Imagine there's intelligent life somewhere out in the universe. Then think about the message of Christmas.
The essential Christmas story is that Christ came in human form to live among us on Earth to save all sinners here. What if there are intelligent beings out "there?" Do they have Christmas too?
If the question sounds silly, some people take it very seriously.
In a soon-to-be published book, First Contact, The Washington Post's Marc Kaufman quotes Gary Bates, the head of Creation Ministries in Atlanta, who says he is deeply uncomfortable with the notion of extraterrestrial life.
"My theological perspective is that ET life would actually make a mockery of the very reason Christ came to die for our sins, for our redemption," he told [Kaufman]. Bates believes that "the entire focus of creation is mankind on this Earth" and that intelligent, morally aware extraterrestrial life would undermine that view and belief in the incarnation, resurrection and redemption drama so central to the faith. "It is a huge problem that many Christians have not really thought about."
Oh, but they have. And not only Christians.
Epicurus, long, long ago, proposed that life exists on other celestial bodies. Aristotle proposed the opposite: that life is here and nowhere else. Aristotle's view was taken up by the Church. In 1600, philosopher Giordano Bruno was burned at the stake for, among other things, believing in a "plurality of world," so this question is old, contentious and sometimes dangerous.
But doctrines can change. A statue of Giordano Bruno now stands in Rome, near the Vatican. Two years ago, the director of the Vatican Observatory matter-of-factly referred to potential life in the universe as our "extraterrestrial brothers."
Giordano Bruno in Rome.
"As a multiplicity of creatures exists on Earth, so there could be other beings, also intelligent, created by God." said Jesuit astronomer Jose Gabriel Funes. "This does not conflict with our faith because we cannot put limits on the creative freedom of God."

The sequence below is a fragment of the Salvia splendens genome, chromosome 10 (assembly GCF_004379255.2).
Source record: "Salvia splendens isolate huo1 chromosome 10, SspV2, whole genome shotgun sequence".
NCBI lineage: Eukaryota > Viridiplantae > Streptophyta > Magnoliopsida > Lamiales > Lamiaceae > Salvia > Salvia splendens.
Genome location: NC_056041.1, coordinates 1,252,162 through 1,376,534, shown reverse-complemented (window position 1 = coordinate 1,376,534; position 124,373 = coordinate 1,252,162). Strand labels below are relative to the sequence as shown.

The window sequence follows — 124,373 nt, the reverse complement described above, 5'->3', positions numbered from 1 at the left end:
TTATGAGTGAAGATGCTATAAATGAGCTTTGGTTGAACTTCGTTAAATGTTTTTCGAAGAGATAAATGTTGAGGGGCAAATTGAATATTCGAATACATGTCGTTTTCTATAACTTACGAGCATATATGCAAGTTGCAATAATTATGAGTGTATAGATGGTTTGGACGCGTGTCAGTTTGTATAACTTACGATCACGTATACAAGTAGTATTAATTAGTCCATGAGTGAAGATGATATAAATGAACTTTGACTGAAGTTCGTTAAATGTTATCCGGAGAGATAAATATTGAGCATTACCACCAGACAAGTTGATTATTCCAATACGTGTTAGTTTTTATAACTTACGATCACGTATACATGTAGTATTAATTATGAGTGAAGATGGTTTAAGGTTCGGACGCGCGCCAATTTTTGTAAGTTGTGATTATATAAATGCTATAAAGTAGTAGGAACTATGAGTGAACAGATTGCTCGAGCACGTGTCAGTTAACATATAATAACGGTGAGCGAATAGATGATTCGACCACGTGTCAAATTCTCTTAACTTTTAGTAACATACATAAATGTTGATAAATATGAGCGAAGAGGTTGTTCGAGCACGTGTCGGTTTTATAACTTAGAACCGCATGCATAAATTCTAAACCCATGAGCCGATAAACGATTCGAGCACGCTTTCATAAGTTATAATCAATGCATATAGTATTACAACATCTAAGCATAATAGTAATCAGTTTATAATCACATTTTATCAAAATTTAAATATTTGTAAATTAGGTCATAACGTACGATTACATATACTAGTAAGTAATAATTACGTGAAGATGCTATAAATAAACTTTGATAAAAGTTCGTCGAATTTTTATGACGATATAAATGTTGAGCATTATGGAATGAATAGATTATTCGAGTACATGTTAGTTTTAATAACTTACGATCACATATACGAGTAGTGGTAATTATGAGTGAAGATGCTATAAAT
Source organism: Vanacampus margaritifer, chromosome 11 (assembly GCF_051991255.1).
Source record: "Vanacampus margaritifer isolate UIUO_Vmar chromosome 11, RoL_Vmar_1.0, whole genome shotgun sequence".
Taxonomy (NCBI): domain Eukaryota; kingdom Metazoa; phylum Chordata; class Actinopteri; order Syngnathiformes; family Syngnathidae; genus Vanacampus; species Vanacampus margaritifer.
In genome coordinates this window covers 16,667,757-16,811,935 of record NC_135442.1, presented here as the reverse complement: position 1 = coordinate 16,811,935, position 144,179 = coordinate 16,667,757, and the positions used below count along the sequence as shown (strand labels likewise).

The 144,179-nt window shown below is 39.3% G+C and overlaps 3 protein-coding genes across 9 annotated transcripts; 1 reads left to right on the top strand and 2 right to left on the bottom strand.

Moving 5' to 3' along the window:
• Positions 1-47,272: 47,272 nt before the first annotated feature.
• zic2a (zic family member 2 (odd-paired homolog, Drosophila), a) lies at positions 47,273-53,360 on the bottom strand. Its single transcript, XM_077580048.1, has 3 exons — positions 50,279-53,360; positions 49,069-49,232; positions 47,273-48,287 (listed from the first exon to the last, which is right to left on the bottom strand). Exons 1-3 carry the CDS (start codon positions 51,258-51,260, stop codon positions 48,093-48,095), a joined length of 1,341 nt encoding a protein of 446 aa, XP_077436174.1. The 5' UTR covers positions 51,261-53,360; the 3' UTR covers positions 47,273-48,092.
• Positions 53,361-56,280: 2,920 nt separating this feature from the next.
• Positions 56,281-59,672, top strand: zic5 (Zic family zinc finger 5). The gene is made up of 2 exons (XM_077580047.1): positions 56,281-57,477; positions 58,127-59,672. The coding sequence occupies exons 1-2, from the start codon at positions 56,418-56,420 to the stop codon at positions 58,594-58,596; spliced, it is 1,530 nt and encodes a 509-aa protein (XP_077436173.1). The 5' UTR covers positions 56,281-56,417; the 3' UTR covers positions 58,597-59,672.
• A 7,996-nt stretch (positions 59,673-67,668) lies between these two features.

That remark got a lot of attention, from, among others, the always alert TV comedian Stephen Colbert (himself a Catholic) who invited a Vatican astronomer from Arizona, Brother Guy Consolmagno, to come on the show.
Extraterrestrials with wings?
Extraterrestrials with wings?
Brother Guy, (previously trained as a physicist at MIT) told Colbert that the Church has always recognized extraterrestrials, beings with wings who live in a zone that is near but not of Earth. They are called "angels." "The whole mythology of angels in the Jewish and Christian tradition shows that the Church, the religious people, the people that wrote the bible, were not afraid of other intelligent creatures who are also worshipping God," Guy said.
Colbert, speaking tongue-in-cheek but for many in his audience, wondered "Doesn't this upset our place at the center of God's creation?" Quoting the catechism, about how Jesus was "born of the Virgin Mary and became man," he wondered if other intelligent communities have their own saviors, also sent by God, and if it turns out there are multiple Christmas stories, doesn't that somehow diminish our own?
I know Colbert is a comedian, not a theologian, but he's obviously smart, sensitive and maybe even a believer. More important, he knows how to press a point. Though he pushed Brother Guy pretty hard, the physicist-turned-monk seemed very comfortable with the idea of extraterrestrial Christmases.
When Colbert went all the way and asked could there be different saviors on different planets across the universe, to the audience's astonishment, Brother Consolmagno didn't object. Instead he smiled and said, "I'm not there, I haven't found out.'
So that's the question: What happens to Christmas when there are not one, but two, three or 40,000 civilizations across the universe? Can the baby Jesus and ET share the holiday? No, says Gary Bates. Yes, says Brother Guy. This is not a real question yet, because the only intelligent life we know is here. But if that changes, will Christmas change too?
Marc Kaufman's new book, First Contact: Scientific Breakthroughs in the Hunt for Life Beyond Earth (Simon and Schuster), will be published in April, 2011. Brother Guy Consolmagno's book on astronomy is called The Heavens Proclaim, Astronomy and the Vatican. Stephen Colbert's conversation with Brother Guy Consolmagno — based on an article Marc wrote in the Washington Post, can be seen here. My own contribution to this theological discussion, a Christmas cartoon fable called Santa and the Space Nicks describes an intergalactic gathering of Santa Clauses.